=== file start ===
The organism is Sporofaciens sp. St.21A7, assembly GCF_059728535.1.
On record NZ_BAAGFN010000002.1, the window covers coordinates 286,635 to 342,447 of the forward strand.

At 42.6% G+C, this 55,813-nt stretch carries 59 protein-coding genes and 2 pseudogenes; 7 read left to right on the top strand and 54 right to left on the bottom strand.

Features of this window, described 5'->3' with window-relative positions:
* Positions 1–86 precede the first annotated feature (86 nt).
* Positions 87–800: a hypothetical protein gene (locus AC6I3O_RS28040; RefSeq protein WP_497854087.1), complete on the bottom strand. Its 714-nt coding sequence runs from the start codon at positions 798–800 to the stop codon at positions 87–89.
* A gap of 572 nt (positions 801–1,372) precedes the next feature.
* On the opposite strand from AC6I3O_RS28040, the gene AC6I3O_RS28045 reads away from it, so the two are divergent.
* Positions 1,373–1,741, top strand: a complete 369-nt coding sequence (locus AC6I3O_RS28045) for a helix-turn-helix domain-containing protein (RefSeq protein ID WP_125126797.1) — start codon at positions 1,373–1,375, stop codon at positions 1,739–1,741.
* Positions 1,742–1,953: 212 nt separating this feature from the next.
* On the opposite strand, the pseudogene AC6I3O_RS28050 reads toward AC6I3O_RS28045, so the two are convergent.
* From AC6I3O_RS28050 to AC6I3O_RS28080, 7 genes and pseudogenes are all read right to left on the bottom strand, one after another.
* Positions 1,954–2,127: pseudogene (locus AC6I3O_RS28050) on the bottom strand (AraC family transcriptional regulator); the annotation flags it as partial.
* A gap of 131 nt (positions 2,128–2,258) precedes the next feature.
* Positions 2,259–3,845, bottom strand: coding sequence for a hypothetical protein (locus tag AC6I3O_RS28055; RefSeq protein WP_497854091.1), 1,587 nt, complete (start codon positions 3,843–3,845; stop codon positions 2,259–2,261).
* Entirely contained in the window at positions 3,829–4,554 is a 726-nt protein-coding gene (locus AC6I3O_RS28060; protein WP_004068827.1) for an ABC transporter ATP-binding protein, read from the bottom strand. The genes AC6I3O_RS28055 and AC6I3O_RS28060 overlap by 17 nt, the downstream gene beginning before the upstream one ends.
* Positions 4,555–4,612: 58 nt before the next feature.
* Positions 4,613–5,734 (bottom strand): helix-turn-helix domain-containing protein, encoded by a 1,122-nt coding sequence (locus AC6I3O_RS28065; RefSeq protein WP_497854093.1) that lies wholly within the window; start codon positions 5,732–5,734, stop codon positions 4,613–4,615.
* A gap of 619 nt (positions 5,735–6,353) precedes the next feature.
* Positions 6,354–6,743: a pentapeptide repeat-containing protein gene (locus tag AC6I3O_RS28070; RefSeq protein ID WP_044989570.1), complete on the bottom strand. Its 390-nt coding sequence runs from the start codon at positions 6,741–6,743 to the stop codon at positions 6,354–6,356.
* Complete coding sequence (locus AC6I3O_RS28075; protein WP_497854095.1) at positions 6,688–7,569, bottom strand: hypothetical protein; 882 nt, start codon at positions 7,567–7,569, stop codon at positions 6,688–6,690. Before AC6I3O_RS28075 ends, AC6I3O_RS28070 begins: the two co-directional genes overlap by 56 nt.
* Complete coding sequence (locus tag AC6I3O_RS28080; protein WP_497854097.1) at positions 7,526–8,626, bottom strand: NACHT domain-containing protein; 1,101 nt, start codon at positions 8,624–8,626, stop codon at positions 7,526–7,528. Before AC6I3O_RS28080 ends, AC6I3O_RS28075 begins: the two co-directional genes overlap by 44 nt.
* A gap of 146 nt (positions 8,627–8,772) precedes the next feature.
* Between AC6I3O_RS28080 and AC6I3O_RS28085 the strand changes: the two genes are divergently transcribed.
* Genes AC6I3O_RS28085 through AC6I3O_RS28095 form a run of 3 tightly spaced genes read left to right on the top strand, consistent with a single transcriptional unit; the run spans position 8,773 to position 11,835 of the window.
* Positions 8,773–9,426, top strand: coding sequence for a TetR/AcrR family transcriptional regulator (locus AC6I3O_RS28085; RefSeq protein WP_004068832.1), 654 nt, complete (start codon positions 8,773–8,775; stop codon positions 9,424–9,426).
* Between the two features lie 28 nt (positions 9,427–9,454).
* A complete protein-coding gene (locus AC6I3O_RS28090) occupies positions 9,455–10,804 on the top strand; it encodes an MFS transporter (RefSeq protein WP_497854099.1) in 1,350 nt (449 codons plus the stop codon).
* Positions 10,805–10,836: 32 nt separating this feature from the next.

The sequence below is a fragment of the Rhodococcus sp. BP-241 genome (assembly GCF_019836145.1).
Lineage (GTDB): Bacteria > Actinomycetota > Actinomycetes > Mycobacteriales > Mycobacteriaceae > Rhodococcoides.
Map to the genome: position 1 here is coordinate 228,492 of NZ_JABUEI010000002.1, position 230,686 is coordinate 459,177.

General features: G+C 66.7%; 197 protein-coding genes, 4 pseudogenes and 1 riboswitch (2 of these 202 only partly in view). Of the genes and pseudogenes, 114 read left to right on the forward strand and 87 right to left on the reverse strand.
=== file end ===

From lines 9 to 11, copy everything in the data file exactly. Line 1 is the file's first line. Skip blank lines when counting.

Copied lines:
* Positions 1,373–1,741, top strand: a complete 369-nt coding sequence (locus AC6I3O_RS28045) for a helix-turn-helix domain-containing protein (RefSeq protein ID WP_125126797.1) — start codon at positions 1,373–1,375, stop codon at positions 1,739–1,741.
* Positions 1,742–1,953: 212 nt separating this feature from the next.
* On the opposite strand, the pseudogene AC6I3O_RS28050 reads toward AC6I3O_RS28045, so the two are convergent.